Nowadays, the Lustgarten (which translates as ‘pleasure garden’) doesn’t immediately conjure up thoughts of romance, love and lust. The green spaces in front of the Altes Museum (home to a collection of antiquities) look rather empty and barren – and yet the Lustgarten is steeped in more history than almost anywhere else in the city. Though it now features just a few lawns and a couple of paths, that wasn’t always the case: in 1646, when the area was part of the royal kitchen garden, it was planted as a bona fide pleasure garden in the Dutch style, with flower beds, a herb garden and an orangery. In fact, Berlin’s first potatoes were grown in this garden. The park (which was then also accessible to the public) was home to numerous statues, pavilions, fountains and summerhouses, making it one of the most popular spots in the city.
However, the Lustgarten was of little use to King Frederick William I (also known as the ‘soldier king’) in this form, so he had it turned into a parade ground for his soldiers. The flowerbeds and lawns had to make way for a dusty clay court, although this change was reversed in 1790. Then, the Lustgarten was once again used for its original purpose – taking walks and passing the time – and, in the 1830s, was given the striking granite bowl that remains there to this day. During the period, the Royal Museum was set up in the building that today houses the Altes Museum, with the granite bowl in front of the large open staircase intended to add visual appeal.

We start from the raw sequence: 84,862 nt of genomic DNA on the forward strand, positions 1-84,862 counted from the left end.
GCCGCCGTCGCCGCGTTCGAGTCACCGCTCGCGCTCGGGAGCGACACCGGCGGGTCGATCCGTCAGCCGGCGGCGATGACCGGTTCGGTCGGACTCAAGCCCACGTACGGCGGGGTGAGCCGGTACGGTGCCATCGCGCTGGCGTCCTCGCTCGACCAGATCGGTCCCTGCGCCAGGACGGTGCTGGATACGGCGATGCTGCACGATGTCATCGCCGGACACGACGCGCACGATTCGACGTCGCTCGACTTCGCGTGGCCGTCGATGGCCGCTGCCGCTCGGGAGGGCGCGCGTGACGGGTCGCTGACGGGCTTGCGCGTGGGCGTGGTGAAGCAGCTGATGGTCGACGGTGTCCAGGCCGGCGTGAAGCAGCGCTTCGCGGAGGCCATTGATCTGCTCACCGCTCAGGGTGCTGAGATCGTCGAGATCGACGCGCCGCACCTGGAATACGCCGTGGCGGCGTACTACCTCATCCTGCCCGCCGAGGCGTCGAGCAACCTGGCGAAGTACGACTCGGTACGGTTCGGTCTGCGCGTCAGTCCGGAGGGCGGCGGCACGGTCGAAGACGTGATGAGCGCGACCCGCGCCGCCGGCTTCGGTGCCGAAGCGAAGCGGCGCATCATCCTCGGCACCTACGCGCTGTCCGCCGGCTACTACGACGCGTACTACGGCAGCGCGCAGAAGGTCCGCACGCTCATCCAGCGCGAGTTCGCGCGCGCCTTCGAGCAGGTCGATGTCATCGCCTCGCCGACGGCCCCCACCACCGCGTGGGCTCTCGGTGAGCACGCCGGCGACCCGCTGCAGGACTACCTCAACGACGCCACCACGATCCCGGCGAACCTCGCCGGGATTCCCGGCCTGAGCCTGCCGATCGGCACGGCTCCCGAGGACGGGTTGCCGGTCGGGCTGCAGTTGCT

Like many prominently positioned squares and buildings, the Lustgarten suffered during World War Two and the partition of Germany. The Nazis paved over the square in 1934 and used it for their own troops. After the war, the area became part of the new Marx-Engels-Platz, and was used variously for parades, rallies and car parking. After Germany’s reunification, the area was renamed the ‘Lustgarten’ and turned into a park.